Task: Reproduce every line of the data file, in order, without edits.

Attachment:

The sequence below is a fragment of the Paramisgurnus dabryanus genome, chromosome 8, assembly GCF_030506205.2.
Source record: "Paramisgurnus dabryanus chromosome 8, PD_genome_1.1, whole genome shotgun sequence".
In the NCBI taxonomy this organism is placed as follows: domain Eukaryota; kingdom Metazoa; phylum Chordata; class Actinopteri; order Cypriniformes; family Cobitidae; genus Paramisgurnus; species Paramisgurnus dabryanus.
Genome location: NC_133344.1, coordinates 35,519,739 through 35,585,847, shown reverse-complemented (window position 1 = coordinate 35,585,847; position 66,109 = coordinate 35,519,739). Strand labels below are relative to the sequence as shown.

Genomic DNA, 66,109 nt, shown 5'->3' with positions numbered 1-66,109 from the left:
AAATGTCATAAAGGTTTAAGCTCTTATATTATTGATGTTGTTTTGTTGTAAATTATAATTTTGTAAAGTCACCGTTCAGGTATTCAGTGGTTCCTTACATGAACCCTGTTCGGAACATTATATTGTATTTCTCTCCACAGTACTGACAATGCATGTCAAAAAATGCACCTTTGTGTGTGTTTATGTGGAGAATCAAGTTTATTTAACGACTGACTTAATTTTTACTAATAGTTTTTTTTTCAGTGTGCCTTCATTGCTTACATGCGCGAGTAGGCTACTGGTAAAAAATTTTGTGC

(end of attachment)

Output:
The sequence below is a fragment of the Paramisgurnus dabryanus genome, chromosome 8, assembly GCF_030506205.2.
Source record: "Paramisgurnus dabryanus chromosome 8, PD_genome_1.1, whole genome shotgun sequence".
In the NCBI taxonomy this organism is placed as follows: domain Eukaryota; kingdom Metazoa; phylum Chordata; class Actinopteri; order Cypriniformes; family Cobitidae; genus Paramisgurnus; species Paramisgurnus dabryanus.
Genome location: NC_133344.1, coordinates 35,519,739 through 35,585,847, shown reverse-complemented (window position 1 = coordinate 35,585,847; position 66,109 = coordinate 35,519,739). Strand labels below are relative to the sequence as shown.

Genomic DNA, 66,109 nt, shown 5'->3' with positions numbered 1-66,109 from the left:
AAATGTCATAAAGGTTTAAGCTCTTATATTATTGATGTTGTTTTGTTGTAAATTATAATTTTGTAAAGTCACCGTTCAGGTATTCAGTGGTTCCTTACATGAACCCTGTTCGGAACATTATATTGTATTTCTCTCCACAGTACTGACAATGCATGTCAAAAAATGCACCTTTGTGTGTGTTTATGTGGAGAATCAAGTTTATTTAACGACTGACTTAATTTTTACTAATAGTTTTTTTTTCAGTGTGCCTTCATTGCTTACATGCGCGAGTAGGCTACTGGTAAAAAATTTTGTGC